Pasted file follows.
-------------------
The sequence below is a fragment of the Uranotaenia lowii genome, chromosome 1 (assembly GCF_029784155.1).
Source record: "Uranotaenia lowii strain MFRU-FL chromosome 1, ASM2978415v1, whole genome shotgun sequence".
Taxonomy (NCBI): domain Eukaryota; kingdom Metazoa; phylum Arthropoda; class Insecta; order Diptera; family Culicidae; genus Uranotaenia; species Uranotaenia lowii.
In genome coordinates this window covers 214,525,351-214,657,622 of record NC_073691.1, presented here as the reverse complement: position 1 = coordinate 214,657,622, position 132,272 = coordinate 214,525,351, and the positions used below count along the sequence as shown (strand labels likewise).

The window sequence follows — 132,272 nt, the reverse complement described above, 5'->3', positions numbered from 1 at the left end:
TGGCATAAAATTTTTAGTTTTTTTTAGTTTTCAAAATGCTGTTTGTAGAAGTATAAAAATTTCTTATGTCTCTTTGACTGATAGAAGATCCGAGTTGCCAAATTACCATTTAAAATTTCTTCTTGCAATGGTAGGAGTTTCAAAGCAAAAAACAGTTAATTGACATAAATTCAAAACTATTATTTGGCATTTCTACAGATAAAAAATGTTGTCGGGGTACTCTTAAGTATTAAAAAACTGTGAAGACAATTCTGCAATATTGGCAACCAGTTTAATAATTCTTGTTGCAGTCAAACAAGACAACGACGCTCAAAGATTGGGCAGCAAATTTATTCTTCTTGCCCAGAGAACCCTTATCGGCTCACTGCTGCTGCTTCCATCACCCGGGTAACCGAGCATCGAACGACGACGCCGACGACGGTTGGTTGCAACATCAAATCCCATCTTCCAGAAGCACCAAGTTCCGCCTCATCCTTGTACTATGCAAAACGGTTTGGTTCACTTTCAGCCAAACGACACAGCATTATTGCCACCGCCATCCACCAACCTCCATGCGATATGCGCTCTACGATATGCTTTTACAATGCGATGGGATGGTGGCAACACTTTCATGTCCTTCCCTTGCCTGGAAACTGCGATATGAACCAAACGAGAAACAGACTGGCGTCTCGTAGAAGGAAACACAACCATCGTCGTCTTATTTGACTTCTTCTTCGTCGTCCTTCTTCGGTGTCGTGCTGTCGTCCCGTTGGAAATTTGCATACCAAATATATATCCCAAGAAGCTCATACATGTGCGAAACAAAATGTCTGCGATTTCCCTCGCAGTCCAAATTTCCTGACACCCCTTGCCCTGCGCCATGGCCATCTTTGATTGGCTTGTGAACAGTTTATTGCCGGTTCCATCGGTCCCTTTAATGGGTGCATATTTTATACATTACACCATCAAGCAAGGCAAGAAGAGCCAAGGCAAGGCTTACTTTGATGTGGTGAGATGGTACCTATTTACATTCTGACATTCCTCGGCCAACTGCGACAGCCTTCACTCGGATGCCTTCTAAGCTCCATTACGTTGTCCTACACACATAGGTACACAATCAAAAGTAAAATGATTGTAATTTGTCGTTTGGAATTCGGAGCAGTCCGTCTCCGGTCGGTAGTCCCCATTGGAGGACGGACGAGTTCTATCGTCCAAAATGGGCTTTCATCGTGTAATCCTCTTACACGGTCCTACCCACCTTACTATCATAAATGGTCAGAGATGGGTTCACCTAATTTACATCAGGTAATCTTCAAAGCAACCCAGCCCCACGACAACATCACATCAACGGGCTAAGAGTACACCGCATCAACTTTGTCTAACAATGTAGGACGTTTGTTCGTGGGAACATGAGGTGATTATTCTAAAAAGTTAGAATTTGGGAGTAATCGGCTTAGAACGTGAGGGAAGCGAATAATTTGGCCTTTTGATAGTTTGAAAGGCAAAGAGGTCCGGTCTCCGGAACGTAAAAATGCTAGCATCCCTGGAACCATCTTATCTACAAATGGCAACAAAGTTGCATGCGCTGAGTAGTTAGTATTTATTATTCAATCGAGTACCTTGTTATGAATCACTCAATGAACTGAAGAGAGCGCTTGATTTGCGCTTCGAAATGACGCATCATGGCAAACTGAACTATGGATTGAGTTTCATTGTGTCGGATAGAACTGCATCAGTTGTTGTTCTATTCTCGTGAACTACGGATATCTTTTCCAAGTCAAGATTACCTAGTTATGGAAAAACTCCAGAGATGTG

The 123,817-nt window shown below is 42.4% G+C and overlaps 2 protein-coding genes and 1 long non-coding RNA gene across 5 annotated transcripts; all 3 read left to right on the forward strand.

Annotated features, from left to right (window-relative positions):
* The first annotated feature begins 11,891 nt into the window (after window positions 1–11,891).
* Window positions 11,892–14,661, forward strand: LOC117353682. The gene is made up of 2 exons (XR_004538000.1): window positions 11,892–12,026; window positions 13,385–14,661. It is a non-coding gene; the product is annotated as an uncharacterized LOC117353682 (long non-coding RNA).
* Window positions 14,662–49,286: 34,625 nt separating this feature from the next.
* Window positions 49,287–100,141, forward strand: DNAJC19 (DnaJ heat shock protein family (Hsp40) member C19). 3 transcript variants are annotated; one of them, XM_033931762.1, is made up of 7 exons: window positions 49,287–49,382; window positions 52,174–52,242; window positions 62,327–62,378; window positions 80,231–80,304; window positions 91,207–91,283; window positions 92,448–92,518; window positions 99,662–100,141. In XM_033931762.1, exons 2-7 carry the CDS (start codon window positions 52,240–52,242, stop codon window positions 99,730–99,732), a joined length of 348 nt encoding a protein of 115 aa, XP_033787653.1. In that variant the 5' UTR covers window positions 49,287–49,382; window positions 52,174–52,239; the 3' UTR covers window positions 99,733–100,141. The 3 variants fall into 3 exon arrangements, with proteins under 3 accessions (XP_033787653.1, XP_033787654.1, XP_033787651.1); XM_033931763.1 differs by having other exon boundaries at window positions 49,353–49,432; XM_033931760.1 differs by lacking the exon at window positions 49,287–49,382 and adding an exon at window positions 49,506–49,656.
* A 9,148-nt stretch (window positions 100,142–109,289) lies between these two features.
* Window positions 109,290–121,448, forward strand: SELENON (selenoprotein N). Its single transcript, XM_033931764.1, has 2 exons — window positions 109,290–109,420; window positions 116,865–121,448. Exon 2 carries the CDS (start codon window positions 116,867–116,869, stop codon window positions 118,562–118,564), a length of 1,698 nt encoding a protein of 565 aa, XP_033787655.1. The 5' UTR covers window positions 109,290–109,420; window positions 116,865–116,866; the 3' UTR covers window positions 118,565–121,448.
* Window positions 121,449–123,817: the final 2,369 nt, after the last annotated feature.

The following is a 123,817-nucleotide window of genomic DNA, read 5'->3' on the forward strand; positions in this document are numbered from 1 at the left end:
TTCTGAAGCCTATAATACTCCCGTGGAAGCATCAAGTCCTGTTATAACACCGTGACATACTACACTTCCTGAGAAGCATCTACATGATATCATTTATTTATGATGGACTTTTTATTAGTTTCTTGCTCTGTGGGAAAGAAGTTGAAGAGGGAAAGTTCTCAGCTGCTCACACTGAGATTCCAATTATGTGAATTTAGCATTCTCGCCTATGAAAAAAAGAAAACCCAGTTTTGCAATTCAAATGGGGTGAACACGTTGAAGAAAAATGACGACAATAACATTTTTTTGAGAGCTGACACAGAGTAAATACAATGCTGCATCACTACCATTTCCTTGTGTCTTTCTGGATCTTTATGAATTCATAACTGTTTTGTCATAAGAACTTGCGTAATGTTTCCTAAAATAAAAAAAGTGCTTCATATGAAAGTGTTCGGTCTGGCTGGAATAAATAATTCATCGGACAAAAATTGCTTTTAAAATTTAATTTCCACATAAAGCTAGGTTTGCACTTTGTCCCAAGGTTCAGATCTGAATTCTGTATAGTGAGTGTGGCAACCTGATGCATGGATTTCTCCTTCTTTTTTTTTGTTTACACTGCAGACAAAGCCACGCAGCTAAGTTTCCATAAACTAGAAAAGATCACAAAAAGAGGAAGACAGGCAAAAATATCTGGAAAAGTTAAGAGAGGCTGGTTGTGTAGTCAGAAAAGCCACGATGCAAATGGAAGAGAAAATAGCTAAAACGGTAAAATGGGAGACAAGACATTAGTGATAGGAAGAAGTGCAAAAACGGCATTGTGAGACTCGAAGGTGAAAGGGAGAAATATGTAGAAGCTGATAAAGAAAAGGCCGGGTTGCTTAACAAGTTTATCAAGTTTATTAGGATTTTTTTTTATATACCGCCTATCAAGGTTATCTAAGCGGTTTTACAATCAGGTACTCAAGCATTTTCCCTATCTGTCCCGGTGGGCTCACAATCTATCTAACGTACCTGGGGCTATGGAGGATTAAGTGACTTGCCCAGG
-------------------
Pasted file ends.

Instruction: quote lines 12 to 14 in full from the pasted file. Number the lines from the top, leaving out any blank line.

* Window positions 49,287–100,141, forward strand: DNAJC19 (DnaJ heat shock protein family (Hsp40) member C19). 3 transcript variants are annotated; one of them, XM_033931762.1, is made up of 7 exons: window positions 49,287–49,382; window positions 52,174–52,242; window positions 62,327–62,378; window positions 80,231–80,304; window positions 91,207–91,283; window positions 92,448–92,518; window positions 99,662–100,141. In XM_033931762.1, exons 2-7 carry the CDS (start codon window positions 52,240–52,242, stop codon window positions 99,730–99,732), a joined length of 348 nt encoding a protein of 115 aa, XP_033787653.1. In that variant the 5' UTR covers window positions 49,287–49,382; window positions 52,174–52,239; the 3' UTR covers window positions 99,733–100,141. The 3 variants fall into 3 exon arrangements, with proteins under 3 accessions (XP_033787653.1, XP_033787654.1, XP_033787651.1); XM_033931763.1 differs by having other exon boundaries at window positions 49,353–49,432; XM_033931760.1 differs by lacking the exon at window positions 49,287–49,382 and adding an exon at window positions 49,506–49,656.
* A 9,148-nt stretch (window positions 100,142–109,289) lies between these two features.
* Window positions 109,290–121,448, forward strand: SELENON (selenoprotein N). Its single transcript, XM_033931764.1, has 2 exons — window positions 109,290–109,420; window positions 116,865–121,448. Exon 2 carries the CDS (start codon window positions 116,867–116,869, stop codon window positions 118,562–118,564), a length of 1,698 nt encoding a protein of 565 aa, XP_033787655.1. The 5' UTR covers window positions 109,290–109,420; window positions 116,865–116,866; the 3' UTR covers window positions 118,565–121,448.